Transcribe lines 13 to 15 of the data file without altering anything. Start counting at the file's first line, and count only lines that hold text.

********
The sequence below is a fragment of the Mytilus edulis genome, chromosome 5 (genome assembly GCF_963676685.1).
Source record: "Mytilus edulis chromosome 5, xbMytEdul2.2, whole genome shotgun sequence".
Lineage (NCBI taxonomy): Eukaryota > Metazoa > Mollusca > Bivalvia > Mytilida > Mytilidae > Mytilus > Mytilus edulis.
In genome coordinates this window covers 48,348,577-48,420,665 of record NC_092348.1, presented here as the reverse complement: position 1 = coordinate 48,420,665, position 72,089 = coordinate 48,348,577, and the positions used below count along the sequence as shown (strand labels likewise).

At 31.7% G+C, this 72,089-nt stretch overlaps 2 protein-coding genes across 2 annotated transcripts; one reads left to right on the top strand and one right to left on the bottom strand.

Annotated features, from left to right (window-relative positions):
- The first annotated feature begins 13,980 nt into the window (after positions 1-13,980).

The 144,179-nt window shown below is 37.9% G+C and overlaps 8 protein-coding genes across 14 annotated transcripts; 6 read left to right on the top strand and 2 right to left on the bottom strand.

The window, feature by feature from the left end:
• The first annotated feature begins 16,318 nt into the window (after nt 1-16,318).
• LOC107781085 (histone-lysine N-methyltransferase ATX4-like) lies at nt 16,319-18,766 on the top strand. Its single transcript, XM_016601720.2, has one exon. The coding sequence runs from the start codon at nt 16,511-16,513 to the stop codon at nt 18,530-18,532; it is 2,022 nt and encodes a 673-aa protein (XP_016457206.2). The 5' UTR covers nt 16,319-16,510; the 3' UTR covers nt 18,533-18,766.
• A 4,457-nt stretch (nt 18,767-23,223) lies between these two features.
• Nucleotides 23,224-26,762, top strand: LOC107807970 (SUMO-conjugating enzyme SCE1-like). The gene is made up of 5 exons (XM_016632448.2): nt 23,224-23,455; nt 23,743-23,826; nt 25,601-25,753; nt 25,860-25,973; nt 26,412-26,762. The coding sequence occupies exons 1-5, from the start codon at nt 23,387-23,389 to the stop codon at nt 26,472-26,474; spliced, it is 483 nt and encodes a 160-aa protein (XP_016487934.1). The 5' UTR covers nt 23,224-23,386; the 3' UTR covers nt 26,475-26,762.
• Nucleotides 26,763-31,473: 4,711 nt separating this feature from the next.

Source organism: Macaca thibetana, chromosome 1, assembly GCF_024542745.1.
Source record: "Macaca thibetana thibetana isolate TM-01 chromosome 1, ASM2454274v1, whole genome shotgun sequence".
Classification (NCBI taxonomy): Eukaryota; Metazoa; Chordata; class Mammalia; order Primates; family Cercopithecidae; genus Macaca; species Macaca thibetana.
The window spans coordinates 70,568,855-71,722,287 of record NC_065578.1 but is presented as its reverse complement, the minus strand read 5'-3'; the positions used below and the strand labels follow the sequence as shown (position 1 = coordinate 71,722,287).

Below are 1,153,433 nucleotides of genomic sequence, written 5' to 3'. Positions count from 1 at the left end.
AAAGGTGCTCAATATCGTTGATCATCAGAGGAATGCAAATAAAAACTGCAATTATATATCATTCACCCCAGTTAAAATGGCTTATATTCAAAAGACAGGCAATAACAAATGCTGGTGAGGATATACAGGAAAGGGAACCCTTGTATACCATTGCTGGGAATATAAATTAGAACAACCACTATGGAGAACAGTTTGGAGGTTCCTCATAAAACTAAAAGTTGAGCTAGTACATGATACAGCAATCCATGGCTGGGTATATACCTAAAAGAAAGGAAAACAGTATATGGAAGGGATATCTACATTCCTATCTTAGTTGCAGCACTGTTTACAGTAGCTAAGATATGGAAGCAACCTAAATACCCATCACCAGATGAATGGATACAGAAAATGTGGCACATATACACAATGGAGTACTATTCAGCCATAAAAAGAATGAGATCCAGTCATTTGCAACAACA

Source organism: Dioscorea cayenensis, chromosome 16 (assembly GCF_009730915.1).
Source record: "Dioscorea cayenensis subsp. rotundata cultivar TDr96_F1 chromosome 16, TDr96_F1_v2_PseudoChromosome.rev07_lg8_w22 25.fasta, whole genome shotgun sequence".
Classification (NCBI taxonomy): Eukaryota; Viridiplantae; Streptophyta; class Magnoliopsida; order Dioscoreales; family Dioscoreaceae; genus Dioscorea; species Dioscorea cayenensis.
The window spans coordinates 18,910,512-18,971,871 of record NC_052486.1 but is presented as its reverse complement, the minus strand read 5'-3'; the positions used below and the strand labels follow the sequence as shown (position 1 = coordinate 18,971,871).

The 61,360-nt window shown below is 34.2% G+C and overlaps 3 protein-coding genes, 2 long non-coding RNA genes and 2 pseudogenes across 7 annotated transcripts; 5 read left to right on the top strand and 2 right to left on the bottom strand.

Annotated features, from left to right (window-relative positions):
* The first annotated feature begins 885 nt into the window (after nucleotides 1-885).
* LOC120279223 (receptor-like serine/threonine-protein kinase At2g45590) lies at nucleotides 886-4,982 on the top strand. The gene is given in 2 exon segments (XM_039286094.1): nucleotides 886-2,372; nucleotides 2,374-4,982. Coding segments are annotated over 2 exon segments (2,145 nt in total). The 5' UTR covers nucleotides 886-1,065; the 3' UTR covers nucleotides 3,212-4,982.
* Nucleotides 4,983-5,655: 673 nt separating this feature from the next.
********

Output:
• Nucleotides 23,224-26,762, top strand: LOC107807970 (SUMO-conjugating enzyme SCE1-like). The gene is made up of 5 exons (XM_016632448.2): nt 23,224-23,455; nt 23,743-23,826; nt 25,601-25,753; nt 25,860-25,973; nt 26,412-26,762. The coding sequence occupies exons 1-5, from the start codon at nt 23,387-23,389 to the stop codon at nt 26,472-26,474; spliced, it is 483 nt and encodes a 160-aa protein (XP_016487934.1). The 5' UTR covers nt 23,224-23,386; the 3' UTR covers nt 26,475-26,762.
• Nucleotides 26,763-31,473: 4,711 nt separating this feature from the next.

Source organism: Macaca thibetana, chromosome 1, assembly GCF_024542745.1.